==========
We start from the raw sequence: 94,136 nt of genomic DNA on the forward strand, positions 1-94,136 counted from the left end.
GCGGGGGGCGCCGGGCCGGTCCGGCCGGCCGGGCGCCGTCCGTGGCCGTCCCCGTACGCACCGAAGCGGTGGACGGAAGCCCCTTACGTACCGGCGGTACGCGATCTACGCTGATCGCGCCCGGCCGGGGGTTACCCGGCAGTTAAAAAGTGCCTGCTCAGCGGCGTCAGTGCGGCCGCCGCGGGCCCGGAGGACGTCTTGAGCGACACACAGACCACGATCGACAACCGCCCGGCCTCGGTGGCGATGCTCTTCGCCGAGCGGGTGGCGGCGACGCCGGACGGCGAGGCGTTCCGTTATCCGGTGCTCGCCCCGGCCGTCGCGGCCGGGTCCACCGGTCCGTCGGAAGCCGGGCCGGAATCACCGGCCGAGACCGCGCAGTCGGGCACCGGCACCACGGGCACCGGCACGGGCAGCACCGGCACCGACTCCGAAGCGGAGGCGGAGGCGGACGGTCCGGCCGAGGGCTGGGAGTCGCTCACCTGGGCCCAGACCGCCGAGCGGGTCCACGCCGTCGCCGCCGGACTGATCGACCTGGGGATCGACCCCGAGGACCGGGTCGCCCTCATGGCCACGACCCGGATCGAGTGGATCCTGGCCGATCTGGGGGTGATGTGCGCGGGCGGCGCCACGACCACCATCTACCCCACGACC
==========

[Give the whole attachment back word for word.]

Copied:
We start from the raw sequence: 94,136 nt of genomic DNA on the forward strand, positions 1-94,136 counted from the left end.
GCGGGGGGCGCCGGGCCGGTCCGGCCGGCCGGGCGCCGTCCGTGGCCGTCCCCGTACGCACCGAAGCGGTGGACGGAAGCCCCTTACGTACCGGCGGTACGCGATCTACGCTGATCGCGCCCGGCCGGGGGTTACCCGGCAGTTAAAAAGTGCCTGCTCAGCGGCGTCAGTGCGGCCGCCGCGGGCCCGGAGGACGTCTTGAGCGACACACAGACCACGATCGACAACCGCCCGGCCTCGGTGGCGATGCTCTTCGCCGAGCGGGTGGCGGCGACGCCGGACGGCGAGGCGTTCCGTTATCCGGTGCTCGCCCCGGCCGTCGCGGCCGGGTCCACCGGTCCGTCGGAAGCCGGGCCGGAATCACCGGCCGAGACCGCGCAGTCGGGCACCGGCACCACGGGCACCGGCACGGGCAGCACCGGCACCGACTCCGAAGCGGAGGCGGAGGCGGACGGTCCGGCCGAGGGCTGGGAGTCGCTCACCTGGGCCCAGACCGCCGAGCGGGTCCACGCCGTCGCCGCCGGACTGATCGACCTGGGGATCGACCCCGAGGACCGGGTCGCCCTCATGGCCACGACCCGGATCGAGTGGATCCTGGCCGATCTGGGGGTGATGTGCGCGGGCGGCGCCACGACCACCATCTACCCCACGACC